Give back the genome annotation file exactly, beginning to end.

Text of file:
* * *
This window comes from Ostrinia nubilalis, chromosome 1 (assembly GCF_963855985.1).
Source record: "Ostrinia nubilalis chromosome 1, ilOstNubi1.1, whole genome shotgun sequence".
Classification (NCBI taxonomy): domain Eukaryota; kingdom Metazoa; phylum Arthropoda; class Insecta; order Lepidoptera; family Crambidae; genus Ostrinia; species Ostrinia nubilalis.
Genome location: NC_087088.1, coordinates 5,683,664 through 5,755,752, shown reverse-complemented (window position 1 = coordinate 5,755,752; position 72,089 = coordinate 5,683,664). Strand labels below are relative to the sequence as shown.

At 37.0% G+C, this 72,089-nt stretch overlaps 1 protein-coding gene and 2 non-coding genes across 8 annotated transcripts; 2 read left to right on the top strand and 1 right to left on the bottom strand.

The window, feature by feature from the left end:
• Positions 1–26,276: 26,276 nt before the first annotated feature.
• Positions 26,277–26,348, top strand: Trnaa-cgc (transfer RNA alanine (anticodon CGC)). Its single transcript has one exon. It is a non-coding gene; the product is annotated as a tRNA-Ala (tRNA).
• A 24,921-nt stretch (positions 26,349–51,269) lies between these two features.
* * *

This window comes from Ostrinia nubilalis, chromosome 1 (assembly GCF_963855985.1).
Source record: "Ostrinia nubilalis chromosome 1, ilOstNubi1.1, whole genome shotgun sequence".
Classification (NCBI taxonomy): domain Eukaryota; kingdom Metazoa; phylum Arthropoda; class Insecta; order Lepidoptera; family Crambidae; genus Ostrinia; species Ostrinia nubilalis.
Genome location: NC_087088.1, coordinates 5,683,664 through 5,755,752, shown reverse-complemented (window position 1 = coordinate 5,755,752; position 72,089 = coordinate 5,683,664). Strand labels below are relative to the sequence as shown.

At 37.0% G+C, this 72,089-nt stretch overlaps 1 protein-coding gene and 2 non-coding genes across 8 annotated transcripts; 2 read left to right on the top strand and 1 right to left on the bottom strand.

The window, feature by feature from the left end:
• Positions 1–26,276: 26,276 nt before the first annotated feature.
• Positions 26,277–26,348, top strand: Trnaa-cgc (transfer RNA alanine (anticodon CGC)). Its single transcript has one exon. It is a non-coding gene; the product is annotated as a tRNA-Ala (tRNA).
• A 24,921-nt stretch (positions 26,349–51,269) lies between these two features.